Obviously, scholars have been wrestling with this problem for eons and there are a few solutions. The yiqtol could be translated as a present tense and taken as a sort of historical present  (upon the rivers he establishes it). Conversely, the yiqtol could be taken not as a normal “imperfect”, but as the older short prefixed preterite form (a simple past tense) which has generally fallen out of use. What intrigued me about Niccacci’s solution is that he invokes the foreground :: background distinction that has so far largely been applied to classical narrative. My current hazy dissertation topic is concerned with salience in discourse, so I am reading on foreground :: background anyway, and I was finally able to get a copy of Niccacci’s article as well (it was checked out from our library), so in the next few posts I would like to discuss the merits and demerits of his approach as I see it.

The Study of Classical Hebrew Poetry: Typology and Chronology

February 4, 2009

In my previous posts I reviewed the Standard Description of Hebrew Poetry, by which scholars analyze biblical Hebrew poetry on the axes of parallelism and meter. However, it should be noted that the Standard Description is based on a corpus of classical poetry which is somewhat homogeneous, and not all biblical poetry fits this description. Further, the Standard Description was pretty much canonized by 1915, long before two important finds which revolutionized the study of the Hebrew language and literature – Ugarit in 1929 and Qumran in 1949. Not only did both of these finds provide substantial corpora of Northwest Semitic poetry, but they also came on opposite chronological poles. Ugarit represents Late Bronze Age “Canaanite” poetry probably from the 15th and 14th centuries, while the Dead Sea Scrolls come from the centuries surrounding the turn of the era. Thus some scholars have suggested a typological and chronological division of biblical Hebrew poetry into early, classical, and late periods. The early period shares much with Ugaritic, while the late poetry appears to be on a trajectory toward Qumran.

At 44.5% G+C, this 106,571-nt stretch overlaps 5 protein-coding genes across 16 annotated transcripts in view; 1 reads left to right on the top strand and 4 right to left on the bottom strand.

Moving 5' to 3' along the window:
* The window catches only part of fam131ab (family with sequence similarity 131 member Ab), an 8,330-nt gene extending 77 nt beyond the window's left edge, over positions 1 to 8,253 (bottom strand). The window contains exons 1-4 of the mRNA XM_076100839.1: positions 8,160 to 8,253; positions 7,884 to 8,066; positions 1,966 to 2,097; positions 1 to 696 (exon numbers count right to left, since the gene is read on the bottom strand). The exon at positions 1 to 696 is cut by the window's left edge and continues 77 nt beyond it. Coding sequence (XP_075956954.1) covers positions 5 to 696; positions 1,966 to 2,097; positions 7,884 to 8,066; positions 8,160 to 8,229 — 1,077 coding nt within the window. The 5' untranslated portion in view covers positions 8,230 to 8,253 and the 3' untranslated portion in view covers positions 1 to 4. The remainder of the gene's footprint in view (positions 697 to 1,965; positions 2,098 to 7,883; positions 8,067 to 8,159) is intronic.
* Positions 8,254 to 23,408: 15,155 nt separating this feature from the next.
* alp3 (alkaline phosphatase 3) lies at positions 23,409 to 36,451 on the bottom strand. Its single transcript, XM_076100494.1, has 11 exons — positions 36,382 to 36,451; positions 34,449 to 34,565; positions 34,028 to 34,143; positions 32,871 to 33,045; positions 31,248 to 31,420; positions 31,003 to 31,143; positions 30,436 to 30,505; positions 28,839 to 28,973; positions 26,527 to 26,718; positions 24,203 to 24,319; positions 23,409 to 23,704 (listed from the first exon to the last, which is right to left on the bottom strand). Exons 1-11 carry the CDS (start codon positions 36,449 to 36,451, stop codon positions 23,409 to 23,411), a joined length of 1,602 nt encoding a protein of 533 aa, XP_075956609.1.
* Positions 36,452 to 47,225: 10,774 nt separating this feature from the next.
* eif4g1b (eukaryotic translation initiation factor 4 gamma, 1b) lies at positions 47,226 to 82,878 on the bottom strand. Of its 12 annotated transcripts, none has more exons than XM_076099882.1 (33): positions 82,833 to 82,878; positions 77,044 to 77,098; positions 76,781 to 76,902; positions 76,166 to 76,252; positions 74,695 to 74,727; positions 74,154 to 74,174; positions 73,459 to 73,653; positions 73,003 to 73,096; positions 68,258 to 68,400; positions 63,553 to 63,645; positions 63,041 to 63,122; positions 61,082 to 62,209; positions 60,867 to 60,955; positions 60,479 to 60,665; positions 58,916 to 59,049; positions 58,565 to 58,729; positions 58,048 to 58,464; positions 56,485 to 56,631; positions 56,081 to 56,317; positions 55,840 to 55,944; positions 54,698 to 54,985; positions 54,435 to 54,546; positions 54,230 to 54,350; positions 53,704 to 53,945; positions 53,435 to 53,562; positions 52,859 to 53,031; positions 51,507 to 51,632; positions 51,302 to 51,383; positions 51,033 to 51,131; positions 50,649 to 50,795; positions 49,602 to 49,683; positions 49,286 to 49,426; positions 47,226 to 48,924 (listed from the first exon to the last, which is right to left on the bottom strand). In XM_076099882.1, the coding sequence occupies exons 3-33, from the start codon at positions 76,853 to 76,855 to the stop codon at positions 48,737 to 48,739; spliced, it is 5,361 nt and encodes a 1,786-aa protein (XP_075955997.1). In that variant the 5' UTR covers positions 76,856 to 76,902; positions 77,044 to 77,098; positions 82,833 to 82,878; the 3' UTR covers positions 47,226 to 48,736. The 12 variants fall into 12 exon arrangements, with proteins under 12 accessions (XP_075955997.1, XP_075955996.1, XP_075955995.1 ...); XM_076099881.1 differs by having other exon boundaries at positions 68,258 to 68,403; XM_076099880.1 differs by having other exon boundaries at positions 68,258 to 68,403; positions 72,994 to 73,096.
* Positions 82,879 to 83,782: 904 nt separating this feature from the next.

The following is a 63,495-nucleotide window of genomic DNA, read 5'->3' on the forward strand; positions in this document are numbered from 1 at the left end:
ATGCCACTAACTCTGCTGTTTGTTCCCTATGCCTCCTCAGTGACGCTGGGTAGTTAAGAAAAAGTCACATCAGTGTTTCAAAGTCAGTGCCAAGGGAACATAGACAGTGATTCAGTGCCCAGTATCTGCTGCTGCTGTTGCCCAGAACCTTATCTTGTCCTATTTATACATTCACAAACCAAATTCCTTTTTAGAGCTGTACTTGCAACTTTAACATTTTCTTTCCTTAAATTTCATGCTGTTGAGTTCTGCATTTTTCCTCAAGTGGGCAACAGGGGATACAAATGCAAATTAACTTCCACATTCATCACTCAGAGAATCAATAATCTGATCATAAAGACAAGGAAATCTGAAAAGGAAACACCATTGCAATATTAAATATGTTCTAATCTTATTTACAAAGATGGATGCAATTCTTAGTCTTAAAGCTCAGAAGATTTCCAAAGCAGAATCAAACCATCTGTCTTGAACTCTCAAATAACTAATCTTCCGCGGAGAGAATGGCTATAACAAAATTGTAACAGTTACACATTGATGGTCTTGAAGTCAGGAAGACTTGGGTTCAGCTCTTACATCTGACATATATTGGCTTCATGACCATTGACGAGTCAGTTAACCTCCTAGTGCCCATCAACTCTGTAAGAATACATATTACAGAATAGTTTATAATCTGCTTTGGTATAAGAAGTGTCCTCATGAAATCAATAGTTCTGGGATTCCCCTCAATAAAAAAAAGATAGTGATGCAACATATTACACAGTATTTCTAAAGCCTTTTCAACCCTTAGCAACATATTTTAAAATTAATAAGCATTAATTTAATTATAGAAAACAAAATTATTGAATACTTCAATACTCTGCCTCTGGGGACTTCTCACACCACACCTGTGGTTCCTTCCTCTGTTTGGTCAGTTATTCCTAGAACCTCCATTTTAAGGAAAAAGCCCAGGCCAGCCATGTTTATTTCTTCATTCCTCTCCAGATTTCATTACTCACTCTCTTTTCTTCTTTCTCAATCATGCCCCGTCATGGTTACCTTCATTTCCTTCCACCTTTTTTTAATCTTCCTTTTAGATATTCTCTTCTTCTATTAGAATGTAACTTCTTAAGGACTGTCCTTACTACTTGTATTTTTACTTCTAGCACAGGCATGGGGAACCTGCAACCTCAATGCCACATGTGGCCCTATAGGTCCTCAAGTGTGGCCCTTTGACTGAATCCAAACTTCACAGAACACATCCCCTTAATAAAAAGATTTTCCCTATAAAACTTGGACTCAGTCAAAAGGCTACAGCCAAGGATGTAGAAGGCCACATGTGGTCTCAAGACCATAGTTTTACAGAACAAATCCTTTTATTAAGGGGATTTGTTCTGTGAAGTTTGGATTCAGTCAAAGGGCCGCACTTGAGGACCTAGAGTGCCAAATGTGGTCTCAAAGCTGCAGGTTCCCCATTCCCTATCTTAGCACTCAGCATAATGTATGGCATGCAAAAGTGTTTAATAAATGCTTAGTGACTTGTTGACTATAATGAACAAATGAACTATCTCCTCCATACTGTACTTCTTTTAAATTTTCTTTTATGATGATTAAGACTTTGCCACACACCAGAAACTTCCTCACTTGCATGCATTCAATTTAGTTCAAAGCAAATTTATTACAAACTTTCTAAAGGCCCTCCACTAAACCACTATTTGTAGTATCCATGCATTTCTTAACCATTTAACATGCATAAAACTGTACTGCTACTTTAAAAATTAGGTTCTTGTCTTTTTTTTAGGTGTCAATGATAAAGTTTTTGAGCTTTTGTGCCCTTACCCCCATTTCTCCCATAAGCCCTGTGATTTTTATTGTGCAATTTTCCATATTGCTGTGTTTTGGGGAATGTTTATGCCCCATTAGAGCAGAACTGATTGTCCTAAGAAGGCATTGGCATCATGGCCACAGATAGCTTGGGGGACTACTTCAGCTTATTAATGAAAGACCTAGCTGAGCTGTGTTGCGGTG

The bulk of Ugaritic poetry is of a different genre from biblical poetry, being largely epic poetry comprised of long narratives in poetic form. However, from an early point it was recognized that Ugaritic poetry was largely homogeneous with biblical poetry, especially in regard to the core of the Standard Description – Lowth’s parallelismus membrorum. The line in classical Hebrew poetry is comprised of cola, each of which is a simple and complete sentence of usually two or three members, and each of these members have a corresponding parallel in the other cola. Ugaritic poetry also uses such a device, such as the two lines from this common refrain in the Ba’al Cycle (KTU 1.1-1.2):

tḥm ṯr il abk hwt lṭpn ḥtkk
A message from Bull-El your father A word from The Benevolent your progenitor